Fallon: Britons with Isis are ‘legitimate targets’
Report claims drone strike killed mother of boy, 12 Defence secretary refuses to confirm death in Syria
British nationals fighting with Islamic State in Syria were a “legitimate target” for drone strikes, the defence secretary said yesterday, as he refused to confirm whether he believed reports that Sally Jones had died in a US strike.
Isis fighters were at risk of being hit “every hour of every day”, Michael Fallon said at a Foreign Office press conference.
The Sun reported on Wednesday that the CIA had told the UK that Jones, who travelled to Syria in 2013, was killed by a Predator drone strike near the Iraq border in June. It said news of her death was not made public amid fears that her 12-yearold son, Jojo, may also have been killed.
US military spokesmen and US sources also refused to confirm whether Jones had been killed, or whether her son was with her at the time.
Fallon said: “If you are a British national in Iraq or Syria and if you have chosen to fight for Daesh – an illegal organisation that is preparing and inspiring terror attacks on our streets – then you have made yourself a legitimate target and you run the risk every hour of every day of being on the wrong end of an RAF or a United States missile.”
Although deaths by drone strikes in Syria are hard to confirm, given the inability to collect evidence on the ground, there is confidence that Jones has died. It is understood that the strike was not based on intelligence requiring the specific sanction of the prime minister, Theresa May.
David Cameron, May’s predecessor, did give sanction for strikes against UK foreign fighters in Syria.
Jones, dubbed “the white widow” by some in the press, was a regular propagandist on social media. She had more than 20 handles on Twitter but there has been no activity from her in recent months.
The UK and US are working closely in Syria, specifically in the campaign to free Raqqa from Isis. The city, in north-west Syria, is now the home to fewer than 400 jihadists and possibly as few as 5,000 citizens.
Jones was believed to have been in Raqqa, but seeking to flee over the Iraq border. Raqqa has been subject to a steady coalition bombardment, and the chances of her survival there were always going to be minimal.
Although the US forward base for its Syria operations is in Qatar, drone strikes are operated from the US and launched on the basis of human and signal intelligence from inside Syria. Some of it comes from the Syrian Democratic Forces, the fighters operating with US air support to free Raqqa from Isis control.
British drone pilots operate Reaper and Predator drones out of RAF Waddington in Lincolnshire and Creech US air force base in Nevada.
By law, Jones’s son is too young to be deemed a legitimate target, and British sources have not confirmed if they know he is dead. If his mother was killed while in a vehicle, it would have been hard to identify if she was travelling with her son. But if she was attempting to escape over the Iraq border, it is unlikely Jones would have left him behind.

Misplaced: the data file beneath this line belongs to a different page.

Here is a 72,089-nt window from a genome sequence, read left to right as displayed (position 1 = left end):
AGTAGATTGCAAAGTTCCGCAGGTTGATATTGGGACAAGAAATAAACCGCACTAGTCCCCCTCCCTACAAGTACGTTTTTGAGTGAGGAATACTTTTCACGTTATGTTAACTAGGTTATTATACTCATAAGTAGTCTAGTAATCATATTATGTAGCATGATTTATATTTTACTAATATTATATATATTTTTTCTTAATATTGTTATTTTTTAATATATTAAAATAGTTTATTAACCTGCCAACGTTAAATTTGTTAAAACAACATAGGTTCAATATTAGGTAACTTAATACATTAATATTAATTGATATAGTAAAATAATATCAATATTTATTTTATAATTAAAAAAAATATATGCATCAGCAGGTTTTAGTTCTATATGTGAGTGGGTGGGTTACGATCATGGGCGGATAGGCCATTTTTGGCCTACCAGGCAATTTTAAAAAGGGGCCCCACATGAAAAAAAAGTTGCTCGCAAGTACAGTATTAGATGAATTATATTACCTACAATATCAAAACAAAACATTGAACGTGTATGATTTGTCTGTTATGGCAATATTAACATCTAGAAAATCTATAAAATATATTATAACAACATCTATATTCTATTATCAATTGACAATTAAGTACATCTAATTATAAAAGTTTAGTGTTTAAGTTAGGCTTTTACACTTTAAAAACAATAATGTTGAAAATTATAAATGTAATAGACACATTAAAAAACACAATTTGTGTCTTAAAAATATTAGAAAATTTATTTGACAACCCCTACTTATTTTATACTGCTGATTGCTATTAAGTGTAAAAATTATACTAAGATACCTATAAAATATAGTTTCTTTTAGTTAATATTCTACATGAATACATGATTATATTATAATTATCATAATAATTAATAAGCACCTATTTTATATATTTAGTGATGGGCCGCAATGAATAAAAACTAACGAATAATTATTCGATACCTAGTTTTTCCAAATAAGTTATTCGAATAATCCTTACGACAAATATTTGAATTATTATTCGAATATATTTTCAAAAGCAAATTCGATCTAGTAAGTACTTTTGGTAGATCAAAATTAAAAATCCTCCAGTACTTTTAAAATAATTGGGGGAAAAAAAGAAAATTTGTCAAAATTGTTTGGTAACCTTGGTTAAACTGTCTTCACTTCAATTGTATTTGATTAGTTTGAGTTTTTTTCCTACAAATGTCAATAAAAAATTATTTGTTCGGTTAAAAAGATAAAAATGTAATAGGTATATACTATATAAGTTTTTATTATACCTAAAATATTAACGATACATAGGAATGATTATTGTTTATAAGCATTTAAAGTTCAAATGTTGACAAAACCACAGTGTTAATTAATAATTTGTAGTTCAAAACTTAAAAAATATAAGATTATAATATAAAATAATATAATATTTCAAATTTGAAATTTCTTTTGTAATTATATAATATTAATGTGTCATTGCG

Col Ryan Dillon, spokesman for Operation Inherent Resolve, the Baghdad-based coalition of anti-Isis forces, refused to confirm her death, but said coalition attacks on Isis did not discriminate by nationality.
The UK government is aware that there is an intense legal debate about the targeting of Britons fighting for Isis in Syria. Six British citizens have been killed by drones, and previous parliamentary inquiries into the legality of such strikes has led to criticism about the vagueness of the UK’s position on combat rules in areas outside of armed conflict.
There are also doubts about the extent to which the British military can be legally liable for the specific actions of allies if the allies are acting in concert with the UK.
In October last year, parliament’s joint committee on human rights criticised the government for refusing to explain how targets were selected, whether there was an “impossibility of capture” test and whether the laws of war were being misapplied outside recognised armed conflicts.
Britain has defended its position by saying strikes are justified if it believes attacks on the UK are imminent. The specific legal advice on which the UK government acts has not been published.
‘If you have chosen to fight for Daesh you have made yourself a legitimate target’
Sally Jones, an English mother who once played in a punk band before converting to Islam, has reportedly been killed by a drone strike in Syria
Col Ryan Dillon refused to confirm Sally Jones’s death but said that coalition attacks on Isis fighters did not discriminate by nationality